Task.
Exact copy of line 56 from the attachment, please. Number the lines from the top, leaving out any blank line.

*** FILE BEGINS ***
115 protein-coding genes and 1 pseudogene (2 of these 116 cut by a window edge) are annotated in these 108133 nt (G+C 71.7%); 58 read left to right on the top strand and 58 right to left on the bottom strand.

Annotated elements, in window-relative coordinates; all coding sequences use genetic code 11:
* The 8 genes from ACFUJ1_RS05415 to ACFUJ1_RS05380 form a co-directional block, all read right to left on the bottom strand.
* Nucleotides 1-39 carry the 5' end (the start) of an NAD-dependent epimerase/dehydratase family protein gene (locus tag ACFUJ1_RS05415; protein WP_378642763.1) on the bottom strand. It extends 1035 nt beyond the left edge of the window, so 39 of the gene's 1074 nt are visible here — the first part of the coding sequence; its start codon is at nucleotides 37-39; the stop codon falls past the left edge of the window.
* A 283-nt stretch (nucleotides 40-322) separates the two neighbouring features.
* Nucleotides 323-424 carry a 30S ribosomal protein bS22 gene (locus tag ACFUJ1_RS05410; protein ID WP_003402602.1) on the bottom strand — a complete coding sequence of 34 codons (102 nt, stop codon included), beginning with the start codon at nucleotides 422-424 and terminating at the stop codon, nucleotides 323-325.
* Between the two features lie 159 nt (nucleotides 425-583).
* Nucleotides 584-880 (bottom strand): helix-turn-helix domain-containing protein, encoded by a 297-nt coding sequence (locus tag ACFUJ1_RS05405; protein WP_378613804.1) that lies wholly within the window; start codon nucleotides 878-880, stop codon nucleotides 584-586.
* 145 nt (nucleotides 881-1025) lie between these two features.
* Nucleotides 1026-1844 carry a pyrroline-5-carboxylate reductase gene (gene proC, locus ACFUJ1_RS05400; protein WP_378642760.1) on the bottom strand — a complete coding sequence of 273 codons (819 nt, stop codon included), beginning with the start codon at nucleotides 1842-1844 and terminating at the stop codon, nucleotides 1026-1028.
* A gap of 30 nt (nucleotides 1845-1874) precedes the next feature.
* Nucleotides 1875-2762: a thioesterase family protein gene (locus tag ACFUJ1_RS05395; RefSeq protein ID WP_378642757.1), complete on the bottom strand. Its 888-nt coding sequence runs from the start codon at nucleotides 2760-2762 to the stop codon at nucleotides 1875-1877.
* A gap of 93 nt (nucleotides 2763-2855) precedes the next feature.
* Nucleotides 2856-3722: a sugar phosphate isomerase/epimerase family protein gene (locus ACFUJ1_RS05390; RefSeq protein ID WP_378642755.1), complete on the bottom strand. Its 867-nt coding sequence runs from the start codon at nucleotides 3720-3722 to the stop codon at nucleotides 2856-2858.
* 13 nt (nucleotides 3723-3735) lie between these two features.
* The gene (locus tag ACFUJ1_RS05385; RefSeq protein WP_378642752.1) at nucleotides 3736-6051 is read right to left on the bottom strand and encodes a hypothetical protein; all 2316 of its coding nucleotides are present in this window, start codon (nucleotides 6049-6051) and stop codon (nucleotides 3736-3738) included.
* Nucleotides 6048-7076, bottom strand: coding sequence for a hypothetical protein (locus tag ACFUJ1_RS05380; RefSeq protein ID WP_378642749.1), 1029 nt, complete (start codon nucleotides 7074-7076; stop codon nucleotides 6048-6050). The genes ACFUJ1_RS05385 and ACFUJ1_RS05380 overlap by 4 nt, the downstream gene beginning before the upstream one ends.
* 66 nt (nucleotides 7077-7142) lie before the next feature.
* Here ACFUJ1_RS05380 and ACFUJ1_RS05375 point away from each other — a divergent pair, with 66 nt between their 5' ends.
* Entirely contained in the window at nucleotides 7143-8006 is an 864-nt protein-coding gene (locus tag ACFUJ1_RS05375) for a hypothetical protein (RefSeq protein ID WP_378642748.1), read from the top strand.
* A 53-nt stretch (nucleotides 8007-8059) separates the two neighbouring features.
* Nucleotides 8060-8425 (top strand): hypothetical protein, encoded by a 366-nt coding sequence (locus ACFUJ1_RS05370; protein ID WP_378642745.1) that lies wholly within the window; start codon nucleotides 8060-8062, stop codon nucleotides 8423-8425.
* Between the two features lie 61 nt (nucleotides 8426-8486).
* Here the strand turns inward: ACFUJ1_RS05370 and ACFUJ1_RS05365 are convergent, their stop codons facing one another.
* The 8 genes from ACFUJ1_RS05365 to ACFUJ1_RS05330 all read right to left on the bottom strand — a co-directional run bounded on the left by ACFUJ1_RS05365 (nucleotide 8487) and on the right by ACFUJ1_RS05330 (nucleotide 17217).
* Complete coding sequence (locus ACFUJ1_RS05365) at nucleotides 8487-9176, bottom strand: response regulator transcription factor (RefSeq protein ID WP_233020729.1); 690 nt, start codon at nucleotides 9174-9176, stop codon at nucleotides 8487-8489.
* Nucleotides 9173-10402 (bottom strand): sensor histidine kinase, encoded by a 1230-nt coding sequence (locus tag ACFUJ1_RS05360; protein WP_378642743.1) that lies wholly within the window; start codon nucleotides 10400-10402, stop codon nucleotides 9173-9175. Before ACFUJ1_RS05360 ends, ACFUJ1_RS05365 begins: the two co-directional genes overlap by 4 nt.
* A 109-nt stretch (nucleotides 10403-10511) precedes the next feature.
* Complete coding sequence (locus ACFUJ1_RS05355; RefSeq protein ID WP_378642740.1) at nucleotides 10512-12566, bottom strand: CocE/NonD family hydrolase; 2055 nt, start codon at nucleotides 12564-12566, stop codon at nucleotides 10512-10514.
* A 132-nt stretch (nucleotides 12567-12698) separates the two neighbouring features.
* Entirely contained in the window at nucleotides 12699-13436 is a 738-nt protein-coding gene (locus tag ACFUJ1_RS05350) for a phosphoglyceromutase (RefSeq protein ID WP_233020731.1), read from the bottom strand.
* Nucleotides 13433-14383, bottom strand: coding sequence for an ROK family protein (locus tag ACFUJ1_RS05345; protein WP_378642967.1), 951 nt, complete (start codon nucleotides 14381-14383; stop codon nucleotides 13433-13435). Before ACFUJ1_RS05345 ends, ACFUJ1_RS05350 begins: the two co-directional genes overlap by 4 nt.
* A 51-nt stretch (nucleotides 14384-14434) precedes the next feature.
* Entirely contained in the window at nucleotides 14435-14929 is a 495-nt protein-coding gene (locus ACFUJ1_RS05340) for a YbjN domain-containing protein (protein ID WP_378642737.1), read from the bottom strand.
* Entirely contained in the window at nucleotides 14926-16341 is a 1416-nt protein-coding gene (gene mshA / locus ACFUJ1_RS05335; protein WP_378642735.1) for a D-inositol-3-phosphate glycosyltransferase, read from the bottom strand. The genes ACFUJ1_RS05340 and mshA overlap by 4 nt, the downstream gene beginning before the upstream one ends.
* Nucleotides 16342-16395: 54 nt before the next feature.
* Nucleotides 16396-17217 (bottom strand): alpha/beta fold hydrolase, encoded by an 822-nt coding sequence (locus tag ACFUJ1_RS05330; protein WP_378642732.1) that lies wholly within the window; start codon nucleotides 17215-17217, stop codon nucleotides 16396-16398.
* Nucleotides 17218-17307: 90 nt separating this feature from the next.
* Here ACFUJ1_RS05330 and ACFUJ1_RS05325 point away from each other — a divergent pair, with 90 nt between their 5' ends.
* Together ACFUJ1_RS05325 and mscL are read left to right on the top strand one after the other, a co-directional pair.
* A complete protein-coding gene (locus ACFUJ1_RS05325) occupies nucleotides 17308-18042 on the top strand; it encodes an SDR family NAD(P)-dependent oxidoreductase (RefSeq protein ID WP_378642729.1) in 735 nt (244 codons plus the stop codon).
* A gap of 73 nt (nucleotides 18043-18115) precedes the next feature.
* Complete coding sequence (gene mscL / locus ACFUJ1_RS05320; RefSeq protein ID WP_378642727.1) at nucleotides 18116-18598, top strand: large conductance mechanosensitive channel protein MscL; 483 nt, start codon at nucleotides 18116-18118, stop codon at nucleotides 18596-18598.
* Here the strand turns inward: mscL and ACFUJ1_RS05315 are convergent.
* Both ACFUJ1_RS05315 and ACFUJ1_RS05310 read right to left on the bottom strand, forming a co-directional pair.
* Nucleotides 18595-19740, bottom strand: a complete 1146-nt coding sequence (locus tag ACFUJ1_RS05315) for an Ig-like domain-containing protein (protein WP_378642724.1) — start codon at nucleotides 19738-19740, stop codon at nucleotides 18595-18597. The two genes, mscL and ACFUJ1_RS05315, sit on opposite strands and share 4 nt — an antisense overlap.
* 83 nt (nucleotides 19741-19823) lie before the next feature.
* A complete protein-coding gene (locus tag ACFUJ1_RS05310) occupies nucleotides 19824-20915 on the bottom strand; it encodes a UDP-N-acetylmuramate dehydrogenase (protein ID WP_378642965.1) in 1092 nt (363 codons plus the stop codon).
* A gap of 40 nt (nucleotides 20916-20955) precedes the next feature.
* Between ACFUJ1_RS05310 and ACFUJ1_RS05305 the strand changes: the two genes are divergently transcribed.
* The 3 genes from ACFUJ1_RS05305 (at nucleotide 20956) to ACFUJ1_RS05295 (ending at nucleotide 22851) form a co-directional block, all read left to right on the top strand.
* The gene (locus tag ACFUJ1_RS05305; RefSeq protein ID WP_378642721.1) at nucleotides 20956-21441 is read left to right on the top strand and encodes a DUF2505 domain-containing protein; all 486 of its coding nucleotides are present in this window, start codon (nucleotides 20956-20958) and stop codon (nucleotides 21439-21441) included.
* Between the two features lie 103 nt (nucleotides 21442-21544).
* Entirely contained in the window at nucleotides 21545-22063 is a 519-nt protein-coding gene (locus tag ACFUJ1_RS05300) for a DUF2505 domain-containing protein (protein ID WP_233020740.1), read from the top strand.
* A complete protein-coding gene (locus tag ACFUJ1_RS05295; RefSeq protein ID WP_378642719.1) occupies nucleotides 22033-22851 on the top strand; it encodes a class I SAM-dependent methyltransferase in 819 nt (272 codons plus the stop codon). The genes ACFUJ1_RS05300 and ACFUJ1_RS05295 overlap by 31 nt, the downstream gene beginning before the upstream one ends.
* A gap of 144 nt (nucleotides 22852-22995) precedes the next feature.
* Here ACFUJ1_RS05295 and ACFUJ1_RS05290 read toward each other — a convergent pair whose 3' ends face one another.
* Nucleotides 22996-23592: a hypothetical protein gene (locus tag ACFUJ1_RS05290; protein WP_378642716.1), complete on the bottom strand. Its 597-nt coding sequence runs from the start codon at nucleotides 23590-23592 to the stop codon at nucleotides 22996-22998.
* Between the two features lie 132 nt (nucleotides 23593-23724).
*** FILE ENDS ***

* A gap of 144 nt (nucleotides 22852-22995) precedes the next feature.